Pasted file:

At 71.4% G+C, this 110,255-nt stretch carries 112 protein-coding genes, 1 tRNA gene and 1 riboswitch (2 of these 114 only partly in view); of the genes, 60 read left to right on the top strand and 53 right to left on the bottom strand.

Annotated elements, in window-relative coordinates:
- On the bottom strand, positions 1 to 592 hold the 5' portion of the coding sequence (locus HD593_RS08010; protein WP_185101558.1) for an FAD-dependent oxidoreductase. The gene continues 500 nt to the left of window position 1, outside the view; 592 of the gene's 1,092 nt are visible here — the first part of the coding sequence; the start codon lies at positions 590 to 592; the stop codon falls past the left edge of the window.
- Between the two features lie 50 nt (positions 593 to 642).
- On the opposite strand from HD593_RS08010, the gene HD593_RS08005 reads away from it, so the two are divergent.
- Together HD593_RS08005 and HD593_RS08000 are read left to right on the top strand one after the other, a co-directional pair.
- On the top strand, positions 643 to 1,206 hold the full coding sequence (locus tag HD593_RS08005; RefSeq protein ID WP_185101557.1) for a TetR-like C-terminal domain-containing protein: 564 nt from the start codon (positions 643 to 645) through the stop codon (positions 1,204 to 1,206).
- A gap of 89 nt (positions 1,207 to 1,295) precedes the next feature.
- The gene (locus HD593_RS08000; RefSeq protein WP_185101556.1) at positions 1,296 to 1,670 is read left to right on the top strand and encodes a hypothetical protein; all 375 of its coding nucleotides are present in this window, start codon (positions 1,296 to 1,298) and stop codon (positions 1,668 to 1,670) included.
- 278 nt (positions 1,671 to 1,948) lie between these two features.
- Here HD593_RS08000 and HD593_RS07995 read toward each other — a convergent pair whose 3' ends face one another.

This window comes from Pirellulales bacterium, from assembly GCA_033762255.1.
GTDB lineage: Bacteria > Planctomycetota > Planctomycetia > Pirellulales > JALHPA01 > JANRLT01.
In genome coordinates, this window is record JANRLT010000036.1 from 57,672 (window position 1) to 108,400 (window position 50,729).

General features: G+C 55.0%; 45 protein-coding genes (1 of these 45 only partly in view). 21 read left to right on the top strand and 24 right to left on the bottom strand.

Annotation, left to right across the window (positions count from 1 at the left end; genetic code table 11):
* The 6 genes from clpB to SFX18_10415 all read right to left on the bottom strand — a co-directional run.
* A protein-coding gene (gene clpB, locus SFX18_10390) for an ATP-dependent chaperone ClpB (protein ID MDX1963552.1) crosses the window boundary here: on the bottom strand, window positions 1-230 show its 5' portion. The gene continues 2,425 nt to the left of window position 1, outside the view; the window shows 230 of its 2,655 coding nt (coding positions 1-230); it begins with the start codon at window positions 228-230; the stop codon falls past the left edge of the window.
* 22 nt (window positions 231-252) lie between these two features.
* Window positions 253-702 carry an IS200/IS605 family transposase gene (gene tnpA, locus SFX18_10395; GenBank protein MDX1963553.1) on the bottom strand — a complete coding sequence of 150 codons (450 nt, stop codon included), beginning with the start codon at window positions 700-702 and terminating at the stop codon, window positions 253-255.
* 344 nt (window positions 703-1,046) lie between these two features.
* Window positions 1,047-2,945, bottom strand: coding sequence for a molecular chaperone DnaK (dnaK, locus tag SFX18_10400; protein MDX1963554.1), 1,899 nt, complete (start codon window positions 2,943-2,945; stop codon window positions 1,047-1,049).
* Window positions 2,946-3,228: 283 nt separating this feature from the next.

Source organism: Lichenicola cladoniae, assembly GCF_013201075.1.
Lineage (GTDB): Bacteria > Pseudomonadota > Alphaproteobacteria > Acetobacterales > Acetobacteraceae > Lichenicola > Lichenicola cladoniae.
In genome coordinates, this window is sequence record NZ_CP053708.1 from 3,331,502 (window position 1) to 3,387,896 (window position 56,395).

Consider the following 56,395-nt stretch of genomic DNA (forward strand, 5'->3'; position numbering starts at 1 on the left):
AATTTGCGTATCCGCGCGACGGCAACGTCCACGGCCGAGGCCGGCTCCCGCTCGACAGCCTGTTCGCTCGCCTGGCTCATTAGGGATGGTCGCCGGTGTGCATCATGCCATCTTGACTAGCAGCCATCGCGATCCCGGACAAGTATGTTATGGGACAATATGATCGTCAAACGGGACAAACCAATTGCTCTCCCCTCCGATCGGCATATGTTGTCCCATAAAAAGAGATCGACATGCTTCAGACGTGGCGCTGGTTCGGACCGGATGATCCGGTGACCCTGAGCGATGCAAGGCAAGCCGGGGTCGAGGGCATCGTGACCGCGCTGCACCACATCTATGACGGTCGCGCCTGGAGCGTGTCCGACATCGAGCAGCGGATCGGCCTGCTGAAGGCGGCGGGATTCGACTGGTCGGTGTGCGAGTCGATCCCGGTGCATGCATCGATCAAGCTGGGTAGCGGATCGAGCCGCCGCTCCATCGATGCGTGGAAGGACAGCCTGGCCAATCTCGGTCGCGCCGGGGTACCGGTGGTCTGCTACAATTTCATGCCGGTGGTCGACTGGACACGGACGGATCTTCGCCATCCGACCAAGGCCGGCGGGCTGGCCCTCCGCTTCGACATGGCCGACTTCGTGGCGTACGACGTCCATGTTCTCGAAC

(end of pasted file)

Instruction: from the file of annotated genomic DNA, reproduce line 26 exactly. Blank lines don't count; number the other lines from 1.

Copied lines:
In genome coordinates, this window is sequence record NZ_CP053708.1 from 3,331,502 (window position 1) to 3,387,896 (window position 56,395).